I gladly accepted Te fit-Tazza’s invitation to contribute thoughts and ideas to their blog knowing too well how thorough and thought-driven this amazing team of creatives is. The good discussions we used to have way back crossed my mind in rapid succession, as my recollections of the ideas debated and the thoughts informing them made me feel comfortable, yet again, as much as I felt during these frequent conversations.
I have always been attracted to the sense of nostalgia that Te fit-Tazza have hit on in their work. For my generation, the imagery they feature, in their by-now extensive repertoire, stands for a visual metaphor that brings memories and a sense of childhood nostalgia, at least to those of my generation. For a younger generation, these might be memories shared across generations, or the knowledge of material culture from the past that is now, at least to a certain extent, historicised. This motel crew has taken the trouble to see what we generally look at unknowingly, to refuse taking fore granted the many signifiers and visuals that collectively explain and stand for who we are and which are, perhaps, much less knowingly part of our visual landscape, be they shared memories or material culture, than we might consider.
This brings me to my recollections about creativity and identity. At the beginning of the MUŻA project many moons ago, I had mooted the idea of a focus group with a restricted group of artists, creatives and connoisseurs including academics. The debate, chaired by an external moderator went into the complexities of what identity really means and how artists and creatives understand it. There was not much discussion about it – for most of the participants, there was no beating around the bush about it. Identity matters little or nothing at all in the creative process. One could be Maltese, Canadian or African for that matter which reminded me very much of the fact that a good artist can come from anywhere. My question in reaction to such quasi-dogmatic statements was intended as a provocation – granted, an artist can come from anywhere but would you do without pastizzi and kinnie every so often? The reaction came across in unequivocal terms, and that was a clear ‘No’. Creativity may be perceived as disconnected to who we are and what we make of our past, but there is certainly material culture which defines who I am.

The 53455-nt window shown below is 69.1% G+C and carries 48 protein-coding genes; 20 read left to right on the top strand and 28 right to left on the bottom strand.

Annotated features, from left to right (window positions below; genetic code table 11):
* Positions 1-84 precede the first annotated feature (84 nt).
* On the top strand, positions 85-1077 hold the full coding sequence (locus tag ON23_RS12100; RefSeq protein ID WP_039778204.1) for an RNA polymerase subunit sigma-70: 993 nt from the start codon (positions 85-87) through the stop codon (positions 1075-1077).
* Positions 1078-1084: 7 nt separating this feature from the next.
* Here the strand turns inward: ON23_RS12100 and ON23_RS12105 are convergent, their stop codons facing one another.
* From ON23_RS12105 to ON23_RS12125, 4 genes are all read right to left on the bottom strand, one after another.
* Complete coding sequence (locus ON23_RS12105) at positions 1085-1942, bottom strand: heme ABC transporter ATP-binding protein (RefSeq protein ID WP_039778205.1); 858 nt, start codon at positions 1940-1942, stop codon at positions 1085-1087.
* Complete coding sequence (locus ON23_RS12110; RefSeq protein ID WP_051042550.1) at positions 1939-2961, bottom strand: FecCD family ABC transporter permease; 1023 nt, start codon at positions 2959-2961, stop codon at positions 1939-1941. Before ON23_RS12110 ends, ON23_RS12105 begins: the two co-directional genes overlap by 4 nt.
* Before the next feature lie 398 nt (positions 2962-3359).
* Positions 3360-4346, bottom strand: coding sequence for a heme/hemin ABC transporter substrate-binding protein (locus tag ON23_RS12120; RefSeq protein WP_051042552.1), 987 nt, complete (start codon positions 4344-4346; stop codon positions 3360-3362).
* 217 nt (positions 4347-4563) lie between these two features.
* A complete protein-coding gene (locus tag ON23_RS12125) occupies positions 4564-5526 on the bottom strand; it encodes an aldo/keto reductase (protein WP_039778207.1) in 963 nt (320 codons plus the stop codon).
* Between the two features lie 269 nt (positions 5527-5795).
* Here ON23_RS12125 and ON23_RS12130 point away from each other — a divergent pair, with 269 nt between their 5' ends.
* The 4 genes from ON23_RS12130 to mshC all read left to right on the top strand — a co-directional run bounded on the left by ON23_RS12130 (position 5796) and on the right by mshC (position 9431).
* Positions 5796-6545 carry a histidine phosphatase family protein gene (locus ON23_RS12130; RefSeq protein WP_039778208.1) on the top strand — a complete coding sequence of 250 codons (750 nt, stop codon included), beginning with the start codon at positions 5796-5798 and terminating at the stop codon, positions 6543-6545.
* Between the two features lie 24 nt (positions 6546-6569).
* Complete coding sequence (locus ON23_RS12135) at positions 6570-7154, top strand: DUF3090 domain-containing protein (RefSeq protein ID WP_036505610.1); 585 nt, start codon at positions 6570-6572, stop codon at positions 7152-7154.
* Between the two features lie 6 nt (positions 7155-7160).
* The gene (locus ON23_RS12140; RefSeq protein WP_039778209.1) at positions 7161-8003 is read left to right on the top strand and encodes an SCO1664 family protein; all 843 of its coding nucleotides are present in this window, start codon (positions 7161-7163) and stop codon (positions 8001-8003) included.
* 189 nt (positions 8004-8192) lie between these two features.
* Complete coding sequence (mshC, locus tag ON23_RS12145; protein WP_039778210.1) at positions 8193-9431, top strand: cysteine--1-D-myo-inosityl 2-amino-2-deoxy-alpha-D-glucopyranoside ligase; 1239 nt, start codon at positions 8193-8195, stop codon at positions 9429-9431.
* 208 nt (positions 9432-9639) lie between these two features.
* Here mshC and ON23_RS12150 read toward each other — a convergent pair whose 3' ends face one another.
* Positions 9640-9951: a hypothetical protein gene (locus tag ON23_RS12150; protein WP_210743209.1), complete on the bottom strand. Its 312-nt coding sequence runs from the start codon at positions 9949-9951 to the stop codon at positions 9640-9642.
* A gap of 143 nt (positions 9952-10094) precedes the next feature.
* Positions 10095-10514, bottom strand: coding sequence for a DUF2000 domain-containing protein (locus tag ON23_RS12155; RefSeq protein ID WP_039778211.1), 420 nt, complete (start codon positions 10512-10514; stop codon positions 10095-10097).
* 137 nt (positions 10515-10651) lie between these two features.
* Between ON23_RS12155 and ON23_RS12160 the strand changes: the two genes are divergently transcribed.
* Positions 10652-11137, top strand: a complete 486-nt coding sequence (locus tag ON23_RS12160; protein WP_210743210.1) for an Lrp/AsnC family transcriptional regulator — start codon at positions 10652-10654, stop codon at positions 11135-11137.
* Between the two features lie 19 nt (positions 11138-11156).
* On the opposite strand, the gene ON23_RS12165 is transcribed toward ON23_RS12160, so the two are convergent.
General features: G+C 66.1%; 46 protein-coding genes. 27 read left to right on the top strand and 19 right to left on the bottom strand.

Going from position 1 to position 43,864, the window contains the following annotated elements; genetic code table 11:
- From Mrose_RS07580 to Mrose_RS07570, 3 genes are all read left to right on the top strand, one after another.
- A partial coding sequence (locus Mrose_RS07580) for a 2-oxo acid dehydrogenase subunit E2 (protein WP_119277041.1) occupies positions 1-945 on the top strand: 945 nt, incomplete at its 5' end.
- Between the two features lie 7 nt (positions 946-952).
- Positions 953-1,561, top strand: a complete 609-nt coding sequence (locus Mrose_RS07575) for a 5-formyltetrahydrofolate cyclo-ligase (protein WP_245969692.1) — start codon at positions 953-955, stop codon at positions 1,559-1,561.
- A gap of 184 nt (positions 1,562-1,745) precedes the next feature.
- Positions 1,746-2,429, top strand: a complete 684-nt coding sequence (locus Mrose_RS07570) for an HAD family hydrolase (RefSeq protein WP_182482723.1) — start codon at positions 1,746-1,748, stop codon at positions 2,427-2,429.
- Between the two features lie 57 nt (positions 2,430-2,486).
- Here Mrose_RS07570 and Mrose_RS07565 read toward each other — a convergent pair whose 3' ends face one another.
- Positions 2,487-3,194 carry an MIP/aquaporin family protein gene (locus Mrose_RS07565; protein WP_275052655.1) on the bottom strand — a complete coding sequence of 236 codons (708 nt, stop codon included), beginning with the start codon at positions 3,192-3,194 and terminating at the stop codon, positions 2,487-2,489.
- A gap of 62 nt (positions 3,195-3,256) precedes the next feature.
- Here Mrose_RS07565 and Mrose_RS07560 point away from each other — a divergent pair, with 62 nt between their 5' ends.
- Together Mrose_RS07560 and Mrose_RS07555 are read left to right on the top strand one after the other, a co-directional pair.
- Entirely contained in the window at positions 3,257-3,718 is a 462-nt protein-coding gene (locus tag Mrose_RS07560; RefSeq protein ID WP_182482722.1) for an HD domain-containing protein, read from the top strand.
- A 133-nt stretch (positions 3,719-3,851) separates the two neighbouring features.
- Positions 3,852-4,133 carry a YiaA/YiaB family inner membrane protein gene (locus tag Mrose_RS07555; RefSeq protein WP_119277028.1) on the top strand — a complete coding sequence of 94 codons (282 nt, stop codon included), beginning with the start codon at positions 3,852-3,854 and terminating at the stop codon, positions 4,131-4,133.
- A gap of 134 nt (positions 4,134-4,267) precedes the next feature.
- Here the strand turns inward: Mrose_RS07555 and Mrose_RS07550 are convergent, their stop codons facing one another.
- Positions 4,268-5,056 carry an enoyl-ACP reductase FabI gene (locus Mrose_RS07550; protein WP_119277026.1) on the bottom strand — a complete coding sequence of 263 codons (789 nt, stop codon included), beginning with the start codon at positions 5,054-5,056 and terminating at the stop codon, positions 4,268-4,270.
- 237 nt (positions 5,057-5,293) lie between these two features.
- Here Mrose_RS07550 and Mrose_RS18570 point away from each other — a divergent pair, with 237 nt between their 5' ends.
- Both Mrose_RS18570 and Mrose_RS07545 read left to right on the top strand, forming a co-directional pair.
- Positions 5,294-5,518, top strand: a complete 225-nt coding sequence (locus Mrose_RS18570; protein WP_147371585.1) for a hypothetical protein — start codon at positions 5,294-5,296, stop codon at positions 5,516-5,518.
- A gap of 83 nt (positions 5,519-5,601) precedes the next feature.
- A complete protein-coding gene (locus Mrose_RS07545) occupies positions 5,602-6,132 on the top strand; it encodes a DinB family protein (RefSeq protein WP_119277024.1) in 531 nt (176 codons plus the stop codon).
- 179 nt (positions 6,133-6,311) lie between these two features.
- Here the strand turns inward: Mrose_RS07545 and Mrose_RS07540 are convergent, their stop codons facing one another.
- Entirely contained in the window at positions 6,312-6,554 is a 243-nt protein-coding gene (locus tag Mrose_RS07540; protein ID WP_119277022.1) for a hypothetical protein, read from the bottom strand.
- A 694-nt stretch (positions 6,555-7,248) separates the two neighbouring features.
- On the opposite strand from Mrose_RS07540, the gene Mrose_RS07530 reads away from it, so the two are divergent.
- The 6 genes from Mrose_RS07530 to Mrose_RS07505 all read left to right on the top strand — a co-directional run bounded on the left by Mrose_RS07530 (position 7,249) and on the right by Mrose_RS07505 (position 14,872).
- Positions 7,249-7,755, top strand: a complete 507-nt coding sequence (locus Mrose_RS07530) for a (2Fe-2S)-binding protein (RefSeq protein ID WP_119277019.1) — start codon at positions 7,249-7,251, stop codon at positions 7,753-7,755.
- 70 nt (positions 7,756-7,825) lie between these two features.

Identity is a collective acknowledgement of what binds a community together which, oftentimes, singles out uniqueness in choice of visual metaphor. Each country has its very own repertoire, which is more often than not ingrained in the collective mindset. It may be hard for creatives to connect to their personal repertoire of identity visual metaphors. We can certainly acknowledge that creativity may not necessarily be informed by identity values, but it is certainly a pleasure to discover visual metaphors that rethink identity and its material culture into a contemporary visual arts language.
Written by: Sandro Debono